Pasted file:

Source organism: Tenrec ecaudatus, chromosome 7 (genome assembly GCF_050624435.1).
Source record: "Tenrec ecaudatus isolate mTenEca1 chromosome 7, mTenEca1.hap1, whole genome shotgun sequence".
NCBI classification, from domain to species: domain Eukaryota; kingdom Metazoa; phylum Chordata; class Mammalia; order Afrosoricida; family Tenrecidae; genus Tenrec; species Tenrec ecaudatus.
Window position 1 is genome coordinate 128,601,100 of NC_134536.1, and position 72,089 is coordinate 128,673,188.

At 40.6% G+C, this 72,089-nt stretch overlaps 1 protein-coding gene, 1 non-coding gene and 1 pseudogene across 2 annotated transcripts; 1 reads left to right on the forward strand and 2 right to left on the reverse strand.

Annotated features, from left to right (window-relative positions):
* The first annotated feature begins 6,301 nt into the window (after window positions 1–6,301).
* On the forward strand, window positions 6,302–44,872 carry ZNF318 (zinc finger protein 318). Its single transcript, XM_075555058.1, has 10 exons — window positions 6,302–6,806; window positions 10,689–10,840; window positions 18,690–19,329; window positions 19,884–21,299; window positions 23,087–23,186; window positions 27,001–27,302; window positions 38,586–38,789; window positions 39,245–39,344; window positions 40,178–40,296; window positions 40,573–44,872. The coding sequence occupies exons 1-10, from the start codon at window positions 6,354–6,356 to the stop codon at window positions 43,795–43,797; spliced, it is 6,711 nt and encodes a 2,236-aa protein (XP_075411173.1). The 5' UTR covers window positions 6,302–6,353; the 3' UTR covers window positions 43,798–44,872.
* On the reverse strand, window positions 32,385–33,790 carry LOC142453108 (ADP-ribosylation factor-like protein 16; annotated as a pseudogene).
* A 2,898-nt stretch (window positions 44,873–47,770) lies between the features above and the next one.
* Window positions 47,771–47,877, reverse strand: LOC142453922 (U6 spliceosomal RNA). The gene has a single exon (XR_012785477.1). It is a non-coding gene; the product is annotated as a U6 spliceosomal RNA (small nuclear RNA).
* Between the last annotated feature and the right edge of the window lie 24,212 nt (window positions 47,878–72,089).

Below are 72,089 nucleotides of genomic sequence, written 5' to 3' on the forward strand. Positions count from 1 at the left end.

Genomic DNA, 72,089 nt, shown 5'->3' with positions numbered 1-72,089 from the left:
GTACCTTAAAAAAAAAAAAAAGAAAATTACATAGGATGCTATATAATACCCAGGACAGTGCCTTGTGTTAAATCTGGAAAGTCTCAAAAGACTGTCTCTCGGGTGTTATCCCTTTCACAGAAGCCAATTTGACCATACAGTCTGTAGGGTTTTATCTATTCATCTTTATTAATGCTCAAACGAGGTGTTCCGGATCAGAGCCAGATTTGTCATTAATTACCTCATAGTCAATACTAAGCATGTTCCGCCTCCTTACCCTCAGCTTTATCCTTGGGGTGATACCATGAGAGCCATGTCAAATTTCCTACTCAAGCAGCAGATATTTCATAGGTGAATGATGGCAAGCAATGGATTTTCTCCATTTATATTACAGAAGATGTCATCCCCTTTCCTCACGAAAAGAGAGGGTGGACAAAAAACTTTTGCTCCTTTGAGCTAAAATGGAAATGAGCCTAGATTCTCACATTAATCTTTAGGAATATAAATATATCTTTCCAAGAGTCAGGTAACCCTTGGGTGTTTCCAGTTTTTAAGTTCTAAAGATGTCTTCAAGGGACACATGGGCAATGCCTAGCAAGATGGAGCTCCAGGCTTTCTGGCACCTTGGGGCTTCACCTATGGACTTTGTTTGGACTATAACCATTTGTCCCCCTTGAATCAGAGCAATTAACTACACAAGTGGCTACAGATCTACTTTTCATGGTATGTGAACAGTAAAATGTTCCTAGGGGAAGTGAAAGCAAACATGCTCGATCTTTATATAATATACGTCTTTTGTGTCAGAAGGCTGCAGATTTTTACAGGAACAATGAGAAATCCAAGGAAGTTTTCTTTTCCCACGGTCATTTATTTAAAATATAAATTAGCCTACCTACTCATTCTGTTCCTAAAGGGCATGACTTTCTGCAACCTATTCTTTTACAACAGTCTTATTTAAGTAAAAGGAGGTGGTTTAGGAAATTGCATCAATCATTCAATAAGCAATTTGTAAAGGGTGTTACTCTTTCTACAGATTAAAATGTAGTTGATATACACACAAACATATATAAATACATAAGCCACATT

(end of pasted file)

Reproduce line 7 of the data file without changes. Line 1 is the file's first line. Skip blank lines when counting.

* The first annotated feature begins 6,301 nt into the window (after window positions 1–6,301).